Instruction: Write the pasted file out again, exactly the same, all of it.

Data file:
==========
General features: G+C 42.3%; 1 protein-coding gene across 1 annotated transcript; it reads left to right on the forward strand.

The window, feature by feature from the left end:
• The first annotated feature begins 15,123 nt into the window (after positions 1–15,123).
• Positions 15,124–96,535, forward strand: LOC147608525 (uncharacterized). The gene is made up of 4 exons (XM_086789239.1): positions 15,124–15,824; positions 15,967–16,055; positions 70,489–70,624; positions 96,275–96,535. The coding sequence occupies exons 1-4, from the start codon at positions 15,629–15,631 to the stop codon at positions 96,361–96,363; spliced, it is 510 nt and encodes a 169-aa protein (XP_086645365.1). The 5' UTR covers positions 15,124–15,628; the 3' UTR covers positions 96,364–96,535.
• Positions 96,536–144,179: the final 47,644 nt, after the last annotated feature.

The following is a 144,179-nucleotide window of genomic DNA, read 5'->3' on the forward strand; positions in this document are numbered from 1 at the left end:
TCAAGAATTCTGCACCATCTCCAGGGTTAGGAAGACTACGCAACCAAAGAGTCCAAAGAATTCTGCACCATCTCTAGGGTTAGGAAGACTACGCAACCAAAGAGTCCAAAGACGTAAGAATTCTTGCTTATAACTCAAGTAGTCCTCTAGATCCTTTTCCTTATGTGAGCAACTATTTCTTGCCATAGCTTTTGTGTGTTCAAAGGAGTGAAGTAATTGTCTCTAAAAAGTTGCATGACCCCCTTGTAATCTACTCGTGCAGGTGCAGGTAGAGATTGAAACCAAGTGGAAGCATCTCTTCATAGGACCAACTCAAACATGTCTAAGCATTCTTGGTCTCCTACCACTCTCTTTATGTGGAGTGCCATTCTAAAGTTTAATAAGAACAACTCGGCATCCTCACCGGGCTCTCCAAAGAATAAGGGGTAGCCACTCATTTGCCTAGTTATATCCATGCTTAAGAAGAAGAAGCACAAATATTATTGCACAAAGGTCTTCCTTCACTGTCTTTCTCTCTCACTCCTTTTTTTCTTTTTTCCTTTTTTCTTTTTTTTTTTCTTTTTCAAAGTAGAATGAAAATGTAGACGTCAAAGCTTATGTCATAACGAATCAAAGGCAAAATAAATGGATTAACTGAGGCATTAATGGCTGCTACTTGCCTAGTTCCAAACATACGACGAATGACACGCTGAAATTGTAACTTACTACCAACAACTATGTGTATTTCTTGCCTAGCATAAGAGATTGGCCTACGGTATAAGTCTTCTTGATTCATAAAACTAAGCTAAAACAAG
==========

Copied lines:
General features: G+C 42.3%; 1 protein-coding gene across 1 annotated transcript; it reads left to right on the forward strand.

The window, feature by feature from the left end:
• The first annotated feature begins 15,123 nt into the window (after positions 1–15,123).
• Positions 15,124–96,535, forward strand: LOC147608525 (uncharacterized). The gene is made up of 4 exons (XM_086789239.1): positions 15,124–15,824; positions 15,967–16,055; positions 70,489–70,624; positions 96,275–96,535. The coding sequence occupies exons 1-4, from the start codon at positions 15,629–15,631 to the stop codon at positions 96,361–96,363; spliced, it is 510 nt and encodes a 169-aa protein (XP_086645365.1). The 5' UTR covers positions 15,124–15,628; the 3' UTR covers positions 96,364–96,535.
• Positions 96,536–144,179: the final 47,644 nt, after the last annotated feature.

The following is a 144,179-nucleotide window of genomic DNA, read 5'->3' on the forward strand; positions in this document are numbered from 1 at the left end:
TCAAGAATTCTGCACCATCTCCAGGGTTAGGAAGACTACGCAACCAAAGAGTCCAAAGAATTCTGCACCATCTCTAGGGTTAGGAAGACTACGCAACCAAAGAGTCCAAAGACGTAAGAATTCTTGCTTATAACTCAAGTAGTCCTCTAGATCCTTTTCCTTATGTGAGCAACTATTTCTTGCCATAGCTTTTGTGTGTTCAAAGGAGTGAAGTAATTGTCTCTAAAAAGTTGCATGACCCCCTTGTAATCTACTCGTGCAGGTGCAGGTAGAGATTGAAACCAAGTGGAAGCATCTCTTCATAGGACCAACTCAAACATGTCTAAGCATTCTTGGTCTCCTACCACTCTCTTTATGTGGAGTGCCATTCTAAAGTTTAATAAGAACAACTCGGCATCCTCACCGGGCTCTCCAAAGAATAAGGGGTAGCCACTCATTTGCCTAGTTATATCCATGCTTAAGAAGAAGAAGCACAAATATTATTGCACAAAGGTCTTCCTTCACTGTCTTTCTCTCTCACTCCTTTTTTTCTTTTTTCCTTTTTTCTTTTTTTTTTTCTTTTTCAAAGTAGAATGAAAATGTAGACGTCAAAGCTTATGTCATAACGAATCAAAGGCAAAATAAATGGATTAACTGAGGCATTAATGGCTGCTACTTGCCTAGTTCCAAACATACGACGAATGACACGCTGAAATTGTAACTTACTACCAACAACTATGTGTATTTCTTGCCTAGCATAAGAGATTGGCCTACGGTATAAGTCTTCTTGATTCATAAAACTAAGCTAAAACAAG